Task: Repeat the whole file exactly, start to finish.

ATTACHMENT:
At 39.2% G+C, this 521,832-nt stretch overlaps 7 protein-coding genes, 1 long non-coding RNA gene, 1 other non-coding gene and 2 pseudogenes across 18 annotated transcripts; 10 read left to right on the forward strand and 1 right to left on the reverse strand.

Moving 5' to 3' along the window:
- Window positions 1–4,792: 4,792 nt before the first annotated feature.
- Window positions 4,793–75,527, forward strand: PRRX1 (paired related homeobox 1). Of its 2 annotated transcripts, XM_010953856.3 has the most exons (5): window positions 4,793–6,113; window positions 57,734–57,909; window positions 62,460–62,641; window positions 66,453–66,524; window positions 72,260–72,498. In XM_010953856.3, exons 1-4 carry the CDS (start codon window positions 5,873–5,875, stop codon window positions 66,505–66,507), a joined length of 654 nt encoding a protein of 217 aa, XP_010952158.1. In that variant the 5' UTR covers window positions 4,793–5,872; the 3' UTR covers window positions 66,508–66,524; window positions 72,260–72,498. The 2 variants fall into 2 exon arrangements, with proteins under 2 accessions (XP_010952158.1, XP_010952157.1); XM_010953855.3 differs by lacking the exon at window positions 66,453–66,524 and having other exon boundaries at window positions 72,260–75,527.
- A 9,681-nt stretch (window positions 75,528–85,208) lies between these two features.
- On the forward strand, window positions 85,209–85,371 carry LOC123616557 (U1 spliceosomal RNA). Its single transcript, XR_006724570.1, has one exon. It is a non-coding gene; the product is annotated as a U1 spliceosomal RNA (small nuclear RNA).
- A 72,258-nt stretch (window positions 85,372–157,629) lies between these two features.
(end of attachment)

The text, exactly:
At 39.2% G+C, this 521,832-nt stretch overlaps 7 protein-coding genes, 1 long non-coding RNA gene, 1 other non-coding gene and 2 pseudogenes across 18 annotated transcripts; 10 read left to right on the forward strand and 1 right to left on the reverse strand.

Moving 5' to 3' along the window:
- Window positions 1–4,792: 4,792 nt before the first annotated feature.
- Window positions 4,793–75,527, forward strand: PRRX1 (paired related homeobox 1). Of its 2 annotated transcripts, XM_010953856.3 has the most exons (5): window positions 4,793–6,113; window positions 57,734–57,909; window positions 62,460–62,641; window positions 66,453–66,524; window positions 72,260–72,498. In XM_010953856.3, exons 1-4 carry the CDS (start codon window positions 5,873–5,875, stop codon window positions 66,505–66,507), a joined length of 654 nt encoding a protein of 217 aa, XP_010952158.1. In that variant the 5' UTR covers window positions 4,793–5,872; the 3' UTR covers window positions 66,508–66,524; window positions 72,260–72,498. The 2 variants fall into 2 exon arrangements, with proteins under 2 accessions (XP_010952158.1, XP_010952157.1); XM_010953855.3 differs by lacking the exon at window positions 66,453–66,524 and having other exon boundaries at window positions 72,260–75,527.
- A 9,681-nt stretch (window positions 75,528–85,208) lies between these two features.
- On the forward strand, window positions 85,209–85,371 carry LOC123616557 (U1 spliceosomal RNA). Its single transcript, XR_006724570.1, has one exon. It is a non-coding gene; the product is annotated as a U1 spliceosomal RNA (small nuclear RNA).
- A 72,258-nt stretch (window positions 85,372–157,629) lies between these two features.